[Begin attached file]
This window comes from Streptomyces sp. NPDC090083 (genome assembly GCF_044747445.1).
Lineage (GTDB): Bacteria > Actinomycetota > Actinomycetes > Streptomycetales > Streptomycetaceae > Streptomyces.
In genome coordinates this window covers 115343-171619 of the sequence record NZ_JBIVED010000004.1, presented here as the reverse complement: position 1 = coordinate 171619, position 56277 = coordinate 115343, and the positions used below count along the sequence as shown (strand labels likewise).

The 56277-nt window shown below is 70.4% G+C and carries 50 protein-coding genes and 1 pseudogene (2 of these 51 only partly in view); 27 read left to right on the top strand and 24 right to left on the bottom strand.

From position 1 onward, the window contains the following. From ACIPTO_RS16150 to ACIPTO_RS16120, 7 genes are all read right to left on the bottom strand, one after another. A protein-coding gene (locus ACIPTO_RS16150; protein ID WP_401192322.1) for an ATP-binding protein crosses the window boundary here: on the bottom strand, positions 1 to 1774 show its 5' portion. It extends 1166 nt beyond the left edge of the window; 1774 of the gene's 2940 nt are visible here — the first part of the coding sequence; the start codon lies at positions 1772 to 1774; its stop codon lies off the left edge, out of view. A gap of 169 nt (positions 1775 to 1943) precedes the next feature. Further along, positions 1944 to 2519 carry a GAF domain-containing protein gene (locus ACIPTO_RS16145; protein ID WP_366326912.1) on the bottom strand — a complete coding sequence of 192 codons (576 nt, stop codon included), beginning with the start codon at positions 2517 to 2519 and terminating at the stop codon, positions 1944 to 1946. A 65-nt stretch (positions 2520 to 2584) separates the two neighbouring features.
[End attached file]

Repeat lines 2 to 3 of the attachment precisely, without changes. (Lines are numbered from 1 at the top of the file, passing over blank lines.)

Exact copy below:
Lineage (GTDB): Bacteria > Actinomycetota > Actinomycetes > Streptomycetales > Streptomycetaceae > Streptomyces.
In genome coordinates this window covers 115343-171619 of the sequence record NZ_JBIVED010000004.1, presented here as the reverse complement: position 1 = coordinate 171619, position 56277 = coordinate 115343, and the positions used below count along the sequence as shown (strand labels likewise).